Pedro's Journal

by Pam Conrad
Pedro's Journal

Pedro's Journal, by Pam Conrad, tells the tale of Pedro de Salcedo, a ship's boy aboard the Santa Maria, who accompanies Christopher Columbus on the journey to find the new world. Pedro's story is told in journal entries about the trip across the Atlantic and the exploration of the Indies. Pedro sees Columbus as egotistical and hot-tempered. He describes the native people as peaceful and unfairly terrorized by the Spanish. This book is appealing for reluctant readers because the characters, historical details, and plot are written in simple language. It is appropriate for students in grades 2-6.

We also have a printable version of this literature guide, for your convenience.


Enrichment Activities

Exploring Genre
  • This book is a good example of the genre Historical Fiction. Set in the period of 1492-1493 during the actual voyage of Columbus to the New World, it weaves a fictional story around historical fact and research. The author's note at the end of the book acts as a disclaimer for absolute accuracy, as her purpose was to create fiction, but the book can serve as an excellent vehicle for exploring facts from the time period. Before students begin reading the book, make a big chart on a bulletin board with the following categories: observations, questions, fact, fiction. As students read, ask them to jot down interesting observations from the story onto sticky notes. Place the sticky notes under the observation category. Ask students to formulate a question for each observation they make and then do research to determine whether the observation is fact or fiction and why.

    Observation

    Question

    Fact

    Fiction

    Columbus is mean to people on the ship.

    Was Columbus an egotistical, unpleasant person?

    In fact, Columbus was a very egotistical and ill-tempered person.

    Pedro is a ship's boy on the Santa Maria

    Was there really a ship's boy named Pedro who acted as Columbus' confidant?

    It is unlikely that Columbus would have confided in someone with such a low status on the ship.



    A Sea of Words
  • This book is loaded with nautical terms. Be a word detective and make a list of the nautical words used to describe and name ship parts and crew. Try to determine what the word means from the context of the story. If you don't know what the word means, check it out in a dictionary. Use your list of words to create a word search or crossword puzzle for your classmates. Here are a few to get you started: captain, dock, fleet, ship's boy, dinghy.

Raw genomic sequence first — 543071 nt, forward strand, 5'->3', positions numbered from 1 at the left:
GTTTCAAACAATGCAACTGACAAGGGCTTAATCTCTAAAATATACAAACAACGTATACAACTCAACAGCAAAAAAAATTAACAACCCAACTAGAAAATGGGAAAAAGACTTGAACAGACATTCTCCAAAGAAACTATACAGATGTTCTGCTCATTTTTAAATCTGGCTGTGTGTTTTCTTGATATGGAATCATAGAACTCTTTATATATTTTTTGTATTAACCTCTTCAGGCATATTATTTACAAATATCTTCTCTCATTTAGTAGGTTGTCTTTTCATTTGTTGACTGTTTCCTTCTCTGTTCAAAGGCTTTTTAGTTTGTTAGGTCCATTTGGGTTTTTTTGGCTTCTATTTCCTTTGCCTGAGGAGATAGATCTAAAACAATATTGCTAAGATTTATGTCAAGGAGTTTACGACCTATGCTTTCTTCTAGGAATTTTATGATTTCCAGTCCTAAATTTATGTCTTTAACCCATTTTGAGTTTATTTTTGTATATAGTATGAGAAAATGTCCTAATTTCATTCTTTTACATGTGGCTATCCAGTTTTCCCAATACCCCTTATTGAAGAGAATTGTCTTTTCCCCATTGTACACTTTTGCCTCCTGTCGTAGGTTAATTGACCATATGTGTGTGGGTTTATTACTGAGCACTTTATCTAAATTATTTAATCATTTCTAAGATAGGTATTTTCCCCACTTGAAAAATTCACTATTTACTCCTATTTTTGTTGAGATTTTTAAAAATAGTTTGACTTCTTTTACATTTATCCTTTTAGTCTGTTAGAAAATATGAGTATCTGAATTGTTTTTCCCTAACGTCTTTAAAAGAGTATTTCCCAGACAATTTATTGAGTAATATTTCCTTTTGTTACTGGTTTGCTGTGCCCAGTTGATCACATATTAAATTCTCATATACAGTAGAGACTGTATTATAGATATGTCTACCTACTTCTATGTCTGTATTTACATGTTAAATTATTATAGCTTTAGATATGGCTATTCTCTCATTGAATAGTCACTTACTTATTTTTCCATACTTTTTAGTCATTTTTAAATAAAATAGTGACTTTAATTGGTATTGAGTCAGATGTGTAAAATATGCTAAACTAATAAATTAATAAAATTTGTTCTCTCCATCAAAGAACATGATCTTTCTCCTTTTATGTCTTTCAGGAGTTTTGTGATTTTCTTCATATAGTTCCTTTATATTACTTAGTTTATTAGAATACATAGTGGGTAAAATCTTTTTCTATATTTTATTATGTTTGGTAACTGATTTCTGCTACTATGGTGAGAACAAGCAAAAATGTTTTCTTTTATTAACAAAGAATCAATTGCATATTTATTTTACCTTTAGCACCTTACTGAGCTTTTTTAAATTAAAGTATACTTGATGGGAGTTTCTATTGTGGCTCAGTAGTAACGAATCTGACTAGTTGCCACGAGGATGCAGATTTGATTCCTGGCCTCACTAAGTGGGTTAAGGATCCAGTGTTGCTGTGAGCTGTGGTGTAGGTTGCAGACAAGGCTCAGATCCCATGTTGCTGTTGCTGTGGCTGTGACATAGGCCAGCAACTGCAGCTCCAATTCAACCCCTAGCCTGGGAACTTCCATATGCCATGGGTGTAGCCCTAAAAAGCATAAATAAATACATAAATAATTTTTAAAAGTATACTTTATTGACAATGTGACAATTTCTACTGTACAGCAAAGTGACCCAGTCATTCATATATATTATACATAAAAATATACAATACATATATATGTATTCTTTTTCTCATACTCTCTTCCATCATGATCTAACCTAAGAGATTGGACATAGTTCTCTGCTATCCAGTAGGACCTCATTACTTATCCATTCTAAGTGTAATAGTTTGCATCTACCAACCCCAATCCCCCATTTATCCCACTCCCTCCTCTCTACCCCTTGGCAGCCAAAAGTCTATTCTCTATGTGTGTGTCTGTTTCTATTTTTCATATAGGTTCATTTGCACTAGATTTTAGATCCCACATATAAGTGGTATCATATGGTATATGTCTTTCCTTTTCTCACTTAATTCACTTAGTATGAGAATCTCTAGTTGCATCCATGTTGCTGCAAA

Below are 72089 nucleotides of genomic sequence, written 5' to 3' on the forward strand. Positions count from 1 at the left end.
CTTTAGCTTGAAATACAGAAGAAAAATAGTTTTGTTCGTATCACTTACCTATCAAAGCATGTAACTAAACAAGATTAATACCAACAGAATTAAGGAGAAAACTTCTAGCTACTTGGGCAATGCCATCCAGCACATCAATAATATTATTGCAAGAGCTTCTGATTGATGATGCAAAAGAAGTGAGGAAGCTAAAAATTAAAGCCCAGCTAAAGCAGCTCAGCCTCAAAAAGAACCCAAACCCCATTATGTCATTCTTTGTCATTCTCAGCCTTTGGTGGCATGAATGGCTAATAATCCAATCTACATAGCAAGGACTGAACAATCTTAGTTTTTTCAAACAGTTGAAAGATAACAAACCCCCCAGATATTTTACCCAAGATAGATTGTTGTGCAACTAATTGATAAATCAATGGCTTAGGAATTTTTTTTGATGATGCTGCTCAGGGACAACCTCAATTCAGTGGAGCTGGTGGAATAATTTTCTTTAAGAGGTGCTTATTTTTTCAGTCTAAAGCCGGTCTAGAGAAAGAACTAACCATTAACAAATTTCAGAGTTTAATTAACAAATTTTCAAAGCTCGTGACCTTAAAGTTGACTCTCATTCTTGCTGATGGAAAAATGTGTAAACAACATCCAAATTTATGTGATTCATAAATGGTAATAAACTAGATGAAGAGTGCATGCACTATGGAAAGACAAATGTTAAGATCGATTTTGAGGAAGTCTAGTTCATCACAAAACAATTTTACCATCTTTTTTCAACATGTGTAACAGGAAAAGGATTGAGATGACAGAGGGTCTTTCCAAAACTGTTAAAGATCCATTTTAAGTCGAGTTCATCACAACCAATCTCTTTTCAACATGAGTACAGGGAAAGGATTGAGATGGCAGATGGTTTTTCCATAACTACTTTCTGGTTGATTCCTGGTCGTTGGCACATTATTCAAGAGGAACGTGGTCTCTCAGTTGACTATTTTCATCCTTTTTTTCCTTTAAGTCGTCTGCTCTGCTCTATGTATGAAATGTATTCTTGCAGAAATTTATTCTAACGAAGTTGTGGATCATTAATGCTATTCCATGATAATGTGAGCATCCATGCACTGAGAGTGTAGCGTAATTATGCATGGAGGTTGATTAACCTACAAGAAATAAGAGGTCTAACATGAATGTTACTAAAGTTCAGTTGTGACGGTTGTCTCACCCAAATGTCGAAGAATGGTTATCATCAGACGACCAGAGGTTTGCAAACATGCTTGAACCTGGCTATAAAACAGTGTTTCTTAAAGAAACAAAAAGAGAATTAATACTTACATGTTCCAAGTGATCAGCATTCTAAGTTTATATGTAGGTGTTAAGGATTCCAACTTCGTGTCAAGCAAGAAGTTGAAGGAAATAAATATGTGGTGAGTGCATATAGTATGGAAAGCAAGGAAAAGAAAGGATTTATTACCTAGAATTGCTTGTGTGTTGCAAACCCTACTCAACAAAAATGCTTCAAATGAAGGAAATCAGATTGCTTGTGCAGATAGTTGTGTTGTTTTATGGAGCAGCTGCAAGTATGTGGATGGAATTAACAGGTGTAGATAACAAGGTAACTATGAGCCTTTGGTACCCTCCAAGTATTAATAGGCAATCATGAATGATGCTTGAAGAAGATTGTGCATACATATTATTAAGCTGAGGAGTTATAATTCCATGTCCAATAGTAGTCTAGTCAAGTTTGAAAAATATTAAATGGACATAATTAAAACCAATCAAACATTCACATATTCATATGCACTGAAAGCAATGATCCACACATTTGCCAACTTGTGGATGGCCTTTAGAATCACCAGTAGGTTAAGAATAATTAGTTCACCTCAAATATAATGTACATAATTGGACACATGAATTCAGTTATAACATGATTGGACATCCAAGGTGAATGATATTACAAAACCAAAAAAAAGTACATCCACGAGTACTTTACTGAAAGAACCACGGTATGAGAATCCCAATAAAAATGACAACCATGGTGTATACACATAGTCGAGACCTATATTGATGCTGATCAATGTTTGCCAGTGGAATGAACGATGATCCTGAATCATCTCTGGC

The Pedro Times
  • Imagine that you are Pedro de Salcedo just returned from your seven month voyage. Write an article for the local newspaper, giving a first hand account of some of your adventures. Include a drawing or two of the strange things you saw on the voyage to the New World.

    A Different Point of View
  • Imagine that you are one of the native people that Columbus meets on the islands. Write an account of how the native person would view Columbus and his men and ships. Use information from the book to support the native point of view.

    More Reading
  • Read Jane Yolen's Encounter, a fictionalized account of Columbus's meeting with the Tanio people, written from the perspective of a Tanio child. Or your students may read Morning Girl by Michael Dorris, which deals with the Taino people immediately before Columbus lands on their island. Used together, Pedro's Journal, Morning Girl, and Encounter may raise questions about the treatment of indigenous people and how their lives were changed following their "discovery." Explore some of the questions and issues of exploration and exploitation. Do the authors of these books have different points of view?

    21st Century Explorers
  • What are the new worlds left to be explored today? Columbus sailed, at great risk, into the unknown to find fame and fortune. If Columbus lived today, what might he be doing? Ask your students, if given the chance to be "Ship's Boy" on an exploration into space, would they go? Why or why not?

    Models
  • Build a model of one of Columbus's sailing ships or make a drawing of one. Do some research to find out the actual size and dimensions of the ship.
  • Books by Pam Conrad

    Call Me Ahnighito
    Publisher: HarperCollins Juvenile Books.
    Grade Level:Pre-K,Primary
    This picture book is the unusual story of a meteorite which is taken from Greenland and transported to the American Museum of Natural History in New York City.

    Blue Willow
    Publisher: Philomel Books.
    Grade Level:Pre-K,Primary
    This Asian fairy tale tells the sad story of Kung Shi Fair, her domineering father, and Chang the Good.

    The Tub People's Christmas
    Publisher: HarperCollins Juvenile Books.
    Grade Level: Pre-K,Primary
    The third installment in the Tub People series finds the wooden toys confused by Santa's arrival on Christmas Eve and their new status as Christmas tree ornaments.

    My Daniel
    Publisher: HarperCollins Juvenile Books.
    Grade Level: Intermediate, Middle
    Prairie girl, Julia Creath, tells this tale about her brother Daniel's hunt for dinosaur remains in Nebraska before the turn of the century.


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